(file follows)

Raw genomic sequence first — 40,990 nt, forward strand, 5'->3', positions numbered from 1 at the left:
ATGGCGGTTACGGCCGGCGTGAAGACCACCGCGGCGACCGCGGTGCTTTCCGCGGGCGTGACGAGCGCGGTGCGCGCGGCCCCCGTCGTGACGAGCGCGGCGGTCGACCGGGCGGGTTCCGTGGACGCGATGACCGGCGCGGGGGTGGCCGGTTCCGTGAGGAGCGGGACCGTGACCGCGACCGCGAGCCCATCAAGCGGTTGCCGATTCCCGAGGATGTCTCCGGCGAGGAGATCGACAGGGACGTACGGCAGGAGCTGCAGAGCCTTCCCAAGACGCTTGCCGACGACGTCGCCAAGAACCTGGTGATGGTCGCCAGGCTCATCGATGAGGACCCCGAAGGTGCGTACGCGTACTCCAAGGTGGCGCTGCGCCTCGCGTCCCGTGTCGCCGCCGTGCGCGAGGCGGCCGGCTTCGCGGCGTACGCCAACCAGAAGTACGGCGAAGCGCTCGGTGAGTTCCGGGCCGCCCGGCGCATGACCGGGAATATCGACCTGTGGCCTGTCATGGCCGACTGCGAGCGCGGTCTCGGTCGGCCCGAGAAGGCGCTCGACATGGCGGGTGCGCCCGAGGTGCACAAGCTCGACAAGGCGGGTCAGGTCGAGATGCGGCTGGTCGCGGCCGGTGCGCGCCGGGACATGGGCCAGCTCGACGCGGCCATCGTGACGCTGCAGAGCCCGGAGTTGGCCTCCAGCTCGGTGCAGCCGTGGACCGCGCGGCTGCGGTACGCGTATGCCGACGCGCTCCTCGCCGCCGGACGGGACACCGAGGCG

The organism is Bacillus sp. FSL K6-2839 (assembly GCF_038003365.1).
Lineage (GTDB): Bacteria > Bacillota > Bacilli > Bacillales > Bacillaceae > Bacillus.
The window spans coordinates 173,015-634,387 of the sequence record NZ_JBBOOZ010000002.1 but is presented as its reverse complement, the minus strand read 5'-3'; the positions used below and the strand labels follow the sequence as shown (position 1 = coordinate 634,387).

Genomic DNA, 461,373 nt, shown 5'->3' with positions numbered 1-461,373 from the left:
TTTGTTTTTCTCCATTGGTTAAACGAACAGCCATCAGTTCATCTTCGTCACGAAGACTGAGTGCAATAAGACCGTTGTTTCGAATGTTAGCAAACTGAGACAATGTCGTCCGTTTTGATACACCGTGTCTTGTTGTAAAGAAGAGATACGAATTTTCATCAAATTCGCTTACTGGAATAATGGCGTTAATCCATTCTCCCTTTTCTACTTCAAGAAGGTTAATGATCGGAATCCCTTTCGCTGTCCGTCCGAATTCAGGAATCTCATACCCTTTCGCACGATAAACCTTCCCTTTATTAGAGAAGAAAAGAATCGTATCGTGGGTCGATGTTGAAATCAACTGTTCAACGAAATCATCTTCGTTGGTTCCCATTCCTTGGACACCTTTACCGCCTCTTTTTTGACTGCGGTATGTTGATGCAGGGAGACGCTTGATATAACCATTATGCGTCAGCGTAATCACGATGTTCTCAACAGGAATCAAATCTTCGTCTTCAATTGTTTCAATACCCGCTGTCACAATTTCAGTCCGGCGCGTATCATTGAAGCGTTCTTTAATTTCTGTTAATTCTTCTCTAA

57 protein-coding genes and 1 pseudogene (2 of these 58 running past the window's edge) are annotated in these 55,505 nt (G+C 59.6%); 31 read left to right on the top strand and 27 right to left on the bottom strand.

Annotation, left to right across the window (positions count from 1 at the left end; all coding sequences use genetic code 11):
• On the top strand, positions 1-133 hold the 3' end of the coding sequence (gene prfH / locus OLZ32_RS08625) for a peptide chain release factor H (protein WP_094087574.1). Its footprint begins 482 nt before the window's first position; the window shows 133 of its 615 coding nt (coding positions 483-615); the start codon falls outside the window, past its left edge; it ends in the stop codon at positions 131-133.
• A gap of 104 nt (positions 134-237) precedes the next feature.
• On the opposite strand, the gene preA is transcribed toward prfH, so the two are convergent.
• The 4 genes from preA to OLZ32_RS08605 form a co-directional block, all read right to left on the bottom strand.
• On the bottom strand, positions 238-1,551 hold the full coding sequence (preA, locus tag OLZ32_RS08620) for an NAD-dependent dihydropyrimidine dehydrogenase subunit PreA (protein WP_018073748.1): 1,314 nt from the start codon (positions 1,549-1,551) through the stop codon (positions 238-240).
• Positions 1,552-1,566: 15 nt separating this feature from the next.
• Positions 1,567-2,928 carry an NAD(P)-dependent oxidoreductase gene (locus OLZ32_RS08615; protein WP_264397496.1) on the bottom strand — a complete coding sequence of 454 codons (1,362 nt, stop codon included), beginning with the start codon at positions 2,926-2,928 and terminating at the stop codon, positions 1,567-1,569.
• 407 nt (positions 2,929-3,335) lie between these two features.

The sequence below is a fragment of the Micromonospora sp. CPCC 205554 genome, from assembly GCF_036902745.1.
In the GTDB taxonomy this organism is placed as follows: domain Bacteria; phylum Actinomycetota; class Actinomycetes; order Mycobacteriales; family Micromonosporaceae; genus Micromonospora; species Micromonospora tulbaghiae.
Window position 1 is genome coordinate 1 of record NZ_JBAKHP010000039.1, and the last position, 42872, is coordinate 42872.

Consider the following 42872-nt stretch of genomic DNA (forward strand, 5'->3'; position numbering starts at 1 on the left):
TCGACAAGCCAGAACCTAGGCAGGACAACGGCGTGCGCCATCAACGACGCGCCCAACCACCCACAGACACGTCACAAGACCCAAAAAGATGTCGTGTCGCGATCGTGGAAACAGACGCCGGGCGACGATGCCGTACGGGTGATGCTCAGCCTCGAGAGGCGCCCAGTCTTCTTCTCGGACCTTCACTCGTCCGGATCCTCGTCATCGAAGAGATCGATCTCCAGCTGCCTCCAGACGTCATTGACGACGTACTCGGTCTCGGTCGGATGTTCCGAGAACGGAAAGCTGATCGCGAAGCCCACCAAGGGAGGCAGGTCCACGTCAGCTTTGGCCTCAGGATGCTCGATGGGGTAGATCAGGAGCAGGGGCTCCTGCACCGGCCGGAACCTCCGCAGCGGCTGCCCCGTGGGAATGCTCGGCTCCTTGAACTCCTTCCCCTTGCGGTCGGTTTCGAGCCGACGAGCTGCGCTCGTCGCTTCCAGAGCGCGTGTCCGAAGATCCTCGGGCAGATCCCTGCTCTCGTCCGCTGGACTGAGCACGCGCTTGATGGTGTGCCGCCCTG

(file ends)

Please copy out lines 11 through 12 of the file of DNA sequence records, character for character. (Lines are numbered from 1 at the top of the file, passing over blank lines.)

• A gap of 104 nt (positions 134-237) precedes the next feature.
• On the opposite strand, the gene preA is transcribed toward prfH, so the two are convergent.